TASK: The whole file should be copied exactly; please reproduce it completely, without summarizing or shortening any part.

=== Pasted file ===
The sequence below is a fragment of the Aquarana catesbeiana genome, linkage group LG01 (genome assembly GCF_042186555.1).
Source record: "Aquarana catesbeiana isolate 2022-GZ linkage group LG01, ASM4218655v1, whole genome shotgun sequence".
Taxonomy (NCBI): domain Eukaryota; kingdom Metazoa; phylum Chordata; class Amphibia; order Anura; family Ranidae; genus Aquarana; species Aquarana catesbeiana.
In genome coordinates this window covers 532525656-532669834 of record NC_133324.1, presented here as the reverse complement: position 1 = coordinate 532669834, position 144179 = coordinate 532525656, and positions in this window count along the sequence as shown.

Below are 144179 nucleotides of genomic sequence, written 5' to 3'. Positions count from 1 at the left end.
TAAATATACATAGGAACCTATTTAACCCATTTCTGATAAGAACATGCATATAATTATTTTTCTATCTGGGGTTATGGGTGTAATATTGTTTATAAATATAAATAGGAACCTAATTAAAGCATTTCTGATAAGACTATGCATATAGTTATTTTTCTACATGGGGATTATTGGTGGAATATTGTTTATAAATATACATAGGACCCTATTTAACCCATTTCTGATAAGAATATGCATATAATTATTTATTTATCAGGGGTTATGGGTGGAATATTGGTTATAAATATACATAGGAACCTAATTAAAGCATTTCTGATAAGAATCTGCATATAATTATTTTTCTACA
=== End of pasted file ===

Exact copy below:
The sequence below is a fragment of the Aquarana catesbeiana genome, linkage group LG01 (genome assembly GCF_042186555.1).
Source record: "Aquarana catesbeiana isolate 2022-GZ linkage group LG01, ASM4218655v1, whole genome shotgun sequence".
Taxonomy (NCBI): domain Eukaryota; kingdom Metazoa; phylum Chordata; class Amphibia; order Anura; family Ranidae; genus Aquarana; species Aquarana catesbeiana.
In genome coordinates this window covers 532525656-532669834 of record NC_133324.1, presented here as the reverse complement: position 1 = coordinate 532669834, position 144179 = coordinate 532525656, and positions in this window count along the sequence as shown.

Below are 144179 nucleotides of genomic sequence, written 5' to 3'. Positions count from 1 at the left end.
TAAATATACATAGGAACCTATTTAACCCATTTCTGATAAGAACATGCATATAATTATTTTTCTATCTGGGGTTATGGGTGTAATATTGTTTATAAATATAAATAGGAACCTAATTAAAGCATTTCTGATAAGACTATGCATATAGTTATTTTTCTACATGGGGATTATTGGTGGAATATTGTTTATAAATATACATAGGACCCTATTTAACCCATTTCTGATAAGAATATGCATATAATTATTTATTTATCAGGGGTTATGGGTGGAATATTGGTTATAAATATACATAGGAACCTAATTAAAGCATTTCTGATAAGAATCTGCATATAATTATTTTTCTACA